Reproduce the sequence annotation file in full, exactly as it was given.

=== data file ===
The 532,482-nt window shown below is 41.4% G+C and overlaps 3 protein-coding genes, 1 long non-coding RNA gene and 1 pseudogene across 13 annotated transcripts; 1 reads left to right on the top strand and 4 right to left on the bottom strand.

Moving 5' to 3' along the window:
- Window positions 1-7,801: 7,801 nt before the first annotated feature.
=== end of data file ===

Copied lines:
The 532,482-nt window shown below is 41.4% G+C and overlaps 3 protein-coding genes, 1 long non-coding RNA gene and 1 pseudogene across 13 annotated transcripts; 1 reads left to right on the top strand and 4 right to left on the bottom strand.

Moving 5' to 3' along the window:
- Window positions 1-7,801: 7,801 nt before the first annotated feature.